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Course Catalog

Course Catalog

Backcountry Navigation & Leadership

Wolf Journey Book Cover - Artwork by Joanna Colbert

Saturday, April 1, 2017 Workshop 10:30-5:30 in Puyallup WA

The primary goal of this workshop is to prepare participants to lead hikes as well as hike alone.  Your instructors Kim & Chris Chisholm have a combined 35 years of Search & Rescue and Outdoor Leadership experience as well as a lifetime of hiking/backpacking to share.  We will start by getting onto the same page regarding:

Then, if you are already an expert navigator, this class will give you great teaching tools for use when hiking with novices. If you are “navigationally challenged,” then we hope the simple way we teach these skills will open a world of understanding for you in the wilderness.


Instructor Chris Chisholm summarizing the 30 points of nav.

Top 10 Lostproofing Skills: The most important skill for lostproofing is awareness. In fact, some people say there is no such thing as being lost, just in being unaware, so we will practice skills to improve your spacial recognition including wide-angle vision, expanded hearing, and new ways of walking appropriate to various environments, among other skills such as reviewing the 10 Packing Essentials and risk management tips shared from our Search & Rescue background,

Top 10 Orienteering Skills: You will be amazed by some of the incredible ways to find north-south-east-west in order to walk in a straight line toward your destination on a map. One of our favorite is floating a leaf in water, and placing a pin on the leaf. Amazingly, it points to magnetic north. We’ll demonstrate that, and some other ways to orient yourself to the cardinal directions in city and wilderness, from GPS to the stars.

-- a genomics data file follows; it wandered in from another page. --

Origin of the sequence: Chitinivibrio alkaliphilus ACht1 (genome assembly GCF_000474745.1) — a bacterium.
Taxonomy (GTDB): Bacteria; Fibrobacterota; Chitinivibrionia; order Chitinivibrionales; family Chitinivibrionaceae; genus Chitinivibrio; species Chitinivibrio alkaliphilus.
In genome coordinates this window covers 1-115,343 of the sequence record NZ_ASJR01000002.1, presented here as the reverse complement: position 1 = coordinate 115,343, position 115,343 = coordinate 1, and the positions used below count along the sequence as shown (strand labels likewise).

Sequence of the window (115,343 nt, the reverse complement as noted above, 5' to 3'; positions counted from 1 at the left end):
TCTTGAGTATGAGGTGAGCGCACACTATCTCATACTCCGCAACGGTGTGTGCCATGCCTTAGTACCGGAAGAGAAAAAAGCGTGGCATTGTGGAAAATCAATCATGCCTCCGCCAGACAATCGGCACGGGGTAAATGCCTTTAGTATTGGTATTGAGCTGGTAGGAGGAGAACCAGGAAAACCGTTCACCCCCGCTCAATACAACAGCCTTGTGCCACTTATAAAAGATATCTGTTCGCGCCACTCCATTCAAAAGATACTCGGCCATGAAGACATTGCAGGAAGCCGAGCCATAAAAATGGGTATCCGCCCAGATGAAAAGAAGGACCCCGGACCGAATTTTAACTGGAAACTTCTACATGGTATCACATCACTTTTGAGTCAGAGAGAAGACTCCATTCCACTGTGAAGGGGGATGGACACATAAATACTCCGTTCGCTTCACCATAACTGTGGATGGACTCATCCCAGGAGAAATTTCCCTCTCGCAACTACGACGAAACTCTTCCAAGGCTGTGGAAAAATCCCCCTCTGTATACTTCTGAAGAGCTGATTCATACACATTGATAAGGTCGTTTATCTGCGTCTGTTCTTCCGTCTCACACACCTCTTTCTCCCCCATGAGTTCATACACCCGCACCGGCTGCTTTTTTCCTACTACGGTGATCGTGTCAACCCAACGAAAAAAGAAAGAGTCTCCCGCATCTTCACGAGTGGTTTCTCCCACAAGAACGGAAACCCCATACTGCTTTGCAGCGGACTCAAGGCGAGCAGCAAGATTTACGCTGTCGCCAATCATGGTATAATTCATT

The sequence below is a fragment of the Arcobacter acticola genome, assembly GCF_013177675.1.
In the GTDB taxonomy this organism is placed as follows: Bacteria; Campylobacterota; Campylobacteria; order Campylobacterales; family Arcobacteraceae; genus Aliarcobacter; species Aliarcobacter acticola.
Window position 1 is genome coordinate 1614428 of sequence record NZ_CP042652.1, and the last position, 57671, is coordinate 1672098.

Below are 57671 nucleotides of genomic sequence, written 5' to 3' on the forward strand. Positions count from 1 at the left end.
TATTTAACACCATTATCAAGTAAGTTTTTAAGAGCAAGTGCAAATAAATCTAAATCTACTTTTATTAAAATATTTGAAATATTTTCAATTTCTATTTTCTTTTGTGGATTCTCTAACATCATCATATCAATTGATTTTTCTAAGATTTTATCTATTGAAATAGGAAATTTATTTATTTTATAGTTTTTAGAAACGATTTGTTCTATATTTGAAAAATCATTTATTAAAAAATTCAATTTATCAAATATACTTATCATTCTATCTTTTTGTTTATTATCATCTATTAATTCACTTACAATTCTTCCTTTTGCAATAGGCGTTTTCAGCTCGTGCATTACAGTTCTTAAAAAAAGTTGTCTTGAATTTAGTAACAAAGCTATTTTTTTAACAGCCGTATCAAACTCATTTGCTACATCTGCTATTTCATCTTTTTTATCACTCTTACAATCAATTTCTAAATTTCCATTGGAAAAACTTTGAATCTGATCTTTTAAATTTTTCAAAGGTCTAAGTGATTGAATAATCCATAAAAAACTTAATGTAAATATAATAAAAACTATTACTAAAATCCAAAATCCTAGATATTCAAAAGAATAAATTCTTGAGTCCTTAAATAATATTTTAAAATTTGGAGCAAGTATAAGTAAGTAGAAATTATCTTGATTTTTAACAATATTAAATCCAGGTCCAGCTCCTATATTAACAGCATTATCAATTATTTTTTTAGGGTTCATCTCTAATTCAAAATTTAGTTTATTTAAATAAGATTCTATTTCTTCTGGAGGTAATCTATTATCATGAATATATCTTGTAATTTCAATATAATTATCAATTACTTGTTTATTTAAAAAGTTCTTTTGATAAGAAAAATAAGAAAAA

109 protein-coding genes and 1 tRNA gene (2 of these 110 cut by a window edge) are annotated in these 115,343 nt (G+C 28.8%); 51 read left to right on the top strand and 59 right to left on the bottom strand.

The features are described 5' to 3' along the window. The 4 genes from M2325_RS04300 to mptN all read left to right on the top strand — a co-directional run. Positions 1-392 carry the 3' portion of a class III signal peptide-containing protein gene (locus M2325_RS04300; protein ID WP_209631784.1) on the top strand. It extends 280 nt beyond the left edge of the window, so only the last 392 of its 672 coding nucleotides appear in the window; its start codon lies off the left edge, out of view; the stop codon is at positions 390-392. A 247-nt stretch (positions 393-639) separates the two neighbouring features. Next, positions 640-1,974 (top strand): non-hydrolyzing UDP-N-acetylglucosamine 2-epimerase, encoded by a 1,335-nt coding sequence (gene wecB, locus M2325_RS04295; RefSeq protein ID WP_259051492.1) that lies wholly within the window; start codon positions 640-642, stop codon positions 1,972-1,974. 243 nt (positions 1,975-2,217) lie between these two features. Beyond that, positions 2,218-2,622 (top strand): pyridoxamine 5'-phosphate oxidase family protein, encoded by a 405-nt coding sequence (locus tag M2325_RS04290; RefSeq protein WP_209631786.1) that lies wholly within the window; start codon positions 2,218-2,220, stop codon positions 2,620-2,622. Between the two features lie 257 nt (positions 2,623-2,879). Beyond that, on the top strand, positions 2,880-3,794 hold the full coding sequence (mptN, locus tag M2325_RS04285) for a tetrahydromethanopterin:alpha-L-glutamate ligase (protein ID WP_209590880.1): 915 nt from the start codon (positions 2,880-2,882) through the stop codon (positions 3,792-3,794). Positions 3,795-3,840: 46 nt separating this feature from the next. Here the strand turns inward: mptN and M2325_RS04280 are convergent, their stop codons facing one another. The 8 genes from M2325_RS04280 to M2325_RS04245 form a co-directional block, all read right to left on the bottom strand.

learning-to-use-compass

Keeping up with the teenagers on an orienteering challenge:)

Top 10 Navigation Skills: There are some very important skills to learn in order to negotiate your way through nature without map or compass. For instance, do you know how to follow the contours of a hill in order to stay above thick brush and away from steep cliffs? How about lining up landmarks in order to go straight? We’ll talk about these skills and practice others as allowed by time and location.

Map & Compass Field Training: No matter whether you have GPS or not, the crux of these skills is understanding map and compass. Our method of using map and compass should allay your fears, even when it comes to contour lines and magnetic declination. We are going to transition to a big, near-by commuter parking lot to practice navigating withi compasses, as well as we helping you test to see if you are “right or left dominant” because when walking in nature, most people continually veer left or right when they actually want to go straight. Key to navigating in nature is learning how to compensate for your dominance.